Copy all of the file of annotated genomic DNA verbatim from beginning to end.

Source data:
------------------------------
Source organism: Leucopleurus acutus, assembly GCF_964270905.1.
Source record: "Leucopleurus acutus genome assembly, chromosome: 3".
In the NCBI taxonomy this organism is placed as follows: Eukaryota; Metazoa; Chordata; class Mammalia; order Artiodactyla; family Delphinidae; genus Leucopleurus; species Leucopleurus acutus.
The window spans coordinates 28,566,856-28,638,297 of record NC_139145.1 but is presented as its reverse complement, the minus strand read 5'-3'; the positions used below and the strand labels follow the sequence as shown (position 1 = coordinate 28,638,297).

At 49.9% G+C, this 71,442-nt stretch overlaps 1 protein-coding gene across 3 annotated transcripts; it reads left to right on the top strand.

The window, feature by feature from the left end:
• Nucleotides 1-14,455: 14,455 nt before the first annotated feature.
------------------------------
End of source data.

Source organism: Leucopleurus acutus, assembly GCF_964270905.1.
Source record: "Leucopleurus acutus genome assembly, chromosome: 3".
In the NCBI taxonomy this organism is placed as follows: Eukaryota; Metazoa; Chordata; class Mammalia; order Artiodactyla; family Delphinidae; genus Leucopleurus; species Leucopleurus acutus.
The window spans coordinates 28,566,856-28,638,297 of record NC_139145.1 but is presented as its reverse complement, the minus strand read 5'-3'; the positions used below and the strand labels follow the sequence as shown (position 1 = coordinate 28,638,297).

At 49.9% G+C, this 71,442-nt stretch overlaps 1 protein-coding gene across 3 annotated transcripts; it reads left to right on the top strand.

The window, feature by feature from the left end:
• Nucleotides 1-14,455: 14,455 nt before the first annotated feature.